Thursday, February 14, 2008

Budding Photographer

Our homeschool Co-op contracted with a professional photographer to teach the Jr. & Sr. high kids a 2 part 16 week class on digital photography. Kate completed the first 8 weeks before Christmas and has begun the 2nd 8 weeks this month. She had to take some photos for today's assignment and this is what she came up with. WOW! I love them.

I think this is the best photo. The contrast is so interesting. This in on our neighbor's ridge.

This photo is not staged. This barbed wire fence separates our land from the neighbor's. He had a cow die a couple of summers ago, in this back corner and just left it to rot. The bones have been picked clean by vultures and bleeched in the sun. Some time last summer, someone put the scull up on this T-post. Kate just snapped what was there.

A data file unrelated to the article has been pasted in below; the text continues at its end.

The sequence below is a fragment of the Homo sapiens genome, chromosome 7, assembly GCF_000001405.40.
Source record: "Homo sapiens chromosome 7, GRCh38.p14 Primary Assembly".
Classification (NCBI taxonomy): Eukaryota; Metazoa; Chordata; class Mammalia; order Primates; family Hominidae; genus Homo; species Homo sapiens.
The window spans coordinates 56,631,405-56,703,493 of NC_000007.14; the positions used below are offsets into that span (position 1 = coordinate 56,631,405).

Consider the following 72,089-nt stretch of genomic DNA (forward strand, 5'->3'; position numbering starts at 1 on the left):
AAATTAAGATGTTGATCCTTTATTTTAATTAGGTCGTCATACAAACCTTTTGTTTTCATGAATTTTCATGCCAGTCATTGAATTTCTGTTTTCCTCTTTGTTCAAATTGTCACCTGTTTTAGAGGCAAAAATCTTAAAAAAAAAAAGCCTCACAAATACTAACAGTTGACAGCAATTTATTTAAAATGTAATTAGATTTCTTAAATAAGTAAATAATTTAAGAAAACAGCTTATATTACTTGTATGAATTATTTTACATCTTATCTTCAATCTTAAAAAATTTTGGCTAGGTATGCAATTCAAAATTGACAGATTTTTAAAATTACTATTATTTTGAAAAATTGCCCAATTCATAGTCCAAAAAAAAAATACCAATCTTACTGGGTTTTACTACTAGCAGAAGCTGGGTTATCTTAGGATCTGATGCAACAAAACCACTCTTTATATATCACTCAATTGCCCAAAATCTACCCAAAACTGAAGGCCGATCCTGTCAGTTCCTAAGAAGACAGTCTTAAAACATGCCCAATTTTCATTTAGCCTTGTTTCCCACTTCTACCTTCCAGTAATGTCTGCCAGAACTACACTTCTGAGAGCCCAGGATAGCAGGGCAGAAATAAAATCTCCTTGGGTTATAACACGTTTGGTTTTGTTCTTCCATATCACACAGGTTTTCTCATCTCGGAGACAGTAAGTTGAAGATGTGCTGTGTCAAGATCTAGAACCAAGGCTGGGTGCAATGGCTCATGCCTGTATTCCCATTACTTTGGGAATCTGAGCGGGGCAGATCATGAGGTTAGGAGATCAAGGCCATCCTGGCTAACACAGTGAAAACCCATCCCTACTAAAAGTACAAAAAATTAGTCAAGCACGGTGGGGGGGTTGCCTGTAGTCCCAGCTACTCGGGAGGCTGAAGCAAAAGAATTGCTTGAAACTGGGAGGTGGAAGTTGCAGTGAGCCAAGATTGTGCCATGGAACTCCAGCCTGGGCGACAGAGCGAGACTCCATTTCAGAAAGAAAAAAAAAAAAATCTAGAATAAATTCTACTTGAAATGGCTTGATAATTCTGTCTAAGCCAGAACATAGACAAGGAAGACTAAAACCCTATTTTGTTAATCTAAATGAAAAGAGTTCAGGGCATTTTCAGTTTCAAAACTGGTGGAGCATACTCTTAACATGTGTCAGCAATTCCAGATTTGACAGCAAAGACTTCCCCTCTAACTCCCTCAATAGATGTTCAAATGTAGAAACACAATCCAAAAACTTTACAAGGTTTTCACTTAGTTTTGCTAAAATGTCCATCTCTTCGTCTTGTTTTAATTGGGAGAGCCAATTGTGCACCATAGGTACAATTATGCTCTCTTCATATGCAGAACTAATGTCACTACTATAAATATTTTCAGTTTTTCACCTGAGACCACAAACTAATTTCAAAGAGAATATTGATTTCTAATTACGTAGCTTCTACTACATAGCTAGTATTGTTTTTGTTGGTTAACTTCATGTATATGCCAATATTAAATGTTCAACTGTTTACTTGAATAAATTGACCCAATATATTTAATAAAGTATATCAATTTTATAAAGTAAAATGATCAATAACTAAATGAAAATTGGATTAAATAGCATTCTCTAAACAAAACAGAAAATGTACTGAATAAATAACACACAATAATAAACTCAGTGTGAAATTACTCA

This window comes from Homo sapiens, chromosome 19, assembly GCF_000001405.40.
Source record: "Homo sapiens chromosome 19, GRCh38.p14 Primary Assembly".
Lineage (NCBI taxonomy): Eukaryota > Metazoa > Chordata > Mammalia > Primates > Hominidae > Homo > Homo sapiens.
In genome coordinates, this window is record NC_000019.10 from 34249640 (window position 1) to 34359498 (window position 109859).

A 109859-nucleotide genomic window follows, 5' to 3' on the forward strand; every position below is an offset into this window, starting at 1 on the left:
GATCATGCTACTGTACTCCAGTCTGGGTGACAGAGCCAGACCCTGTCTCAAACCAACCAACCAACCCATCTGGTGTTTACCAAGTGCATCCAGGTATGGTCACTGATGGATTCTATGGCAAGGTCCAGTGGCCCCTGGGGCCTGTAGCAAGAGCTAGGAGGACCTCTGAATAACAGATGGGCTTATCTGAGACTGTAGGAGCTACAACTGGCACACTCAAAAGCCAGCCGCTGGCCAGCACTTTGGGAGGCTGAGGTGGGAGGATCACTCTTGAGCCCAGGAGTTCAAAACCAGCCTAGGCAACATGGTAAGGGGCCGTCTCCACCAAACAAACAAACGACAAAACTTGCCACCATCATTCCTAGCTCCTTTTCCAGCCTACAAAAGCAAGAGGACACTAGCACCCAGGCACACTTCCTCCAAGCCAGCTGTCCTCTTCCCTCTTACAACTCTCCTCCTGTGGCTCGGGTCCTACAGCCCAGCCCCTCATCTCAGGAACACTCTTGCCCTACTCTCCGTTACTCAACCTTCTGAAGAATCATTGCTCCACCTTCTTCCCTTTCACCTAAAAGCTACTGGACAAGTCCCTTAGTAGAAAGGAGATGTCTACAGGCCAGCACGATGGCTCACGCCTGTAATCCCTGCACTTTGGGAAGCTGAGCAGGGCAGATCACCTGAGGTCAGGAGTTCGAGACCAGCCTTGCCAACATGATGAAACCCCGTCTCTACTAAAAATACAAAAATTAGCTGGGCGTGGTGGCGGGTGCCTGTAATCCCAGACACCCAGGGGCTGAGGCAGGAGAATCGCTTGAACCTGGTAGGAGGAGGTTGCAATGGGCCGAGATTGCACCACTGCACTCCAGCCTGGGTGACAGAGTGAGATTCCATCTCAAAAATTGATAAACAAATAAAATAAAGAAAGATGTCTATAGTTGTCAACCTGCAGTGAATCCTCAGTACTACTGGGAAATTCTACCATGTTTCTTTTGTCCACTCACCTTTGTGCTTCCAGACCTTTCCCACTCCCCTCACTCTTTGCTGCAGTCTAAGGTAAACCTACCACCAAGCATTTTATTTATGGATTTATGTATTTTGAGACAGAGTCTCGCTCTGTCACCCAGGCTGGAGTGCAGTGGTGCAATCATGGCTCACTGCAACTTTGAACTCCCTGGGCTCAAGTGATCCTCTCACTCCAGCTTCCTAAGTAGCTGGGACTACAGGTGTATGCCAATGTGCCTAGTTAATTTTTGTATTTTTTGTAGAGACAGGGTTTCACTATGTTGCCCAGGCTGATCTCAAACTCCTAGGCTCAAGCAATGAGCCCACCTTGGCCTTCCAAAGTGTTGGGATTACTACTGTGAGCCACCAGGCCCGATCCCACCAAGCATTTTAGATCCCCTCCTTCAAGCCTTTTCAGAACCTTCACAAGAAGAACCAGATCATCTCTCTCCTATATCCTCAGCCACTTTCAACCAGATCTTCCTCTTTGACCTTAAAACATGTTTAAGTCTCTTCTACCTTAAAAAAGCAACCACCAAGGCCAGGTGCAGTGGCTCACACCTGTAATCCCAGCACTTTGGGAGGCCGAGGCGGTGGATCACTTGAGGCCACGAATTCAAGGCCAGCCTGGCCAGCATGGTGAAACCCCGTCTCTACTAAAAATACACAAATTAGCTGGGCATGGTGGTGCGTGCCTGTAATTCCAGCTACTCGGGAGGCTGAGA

I love this one. Blurred in the distance is a flock of wild turkeys.

Saturday, February 9, 2008

Randy's Goats

If we had known we would be given a small herd of goats today, (9 total), we certainly wouldn't have bought the 3 pregnant does a couple of weeks ago! But...who knew?? Here they are following Kate into thier new corral. There are a couple of milk goats and some mixed Boers. There are 6 does we will be keeping and 3 bucklings, one of which Kate will show at the fair and 2 that we will sell to other 4-H kids. After they all settled down, we added our 3 does for a total of 12! --with 6 on the way!

Total Loss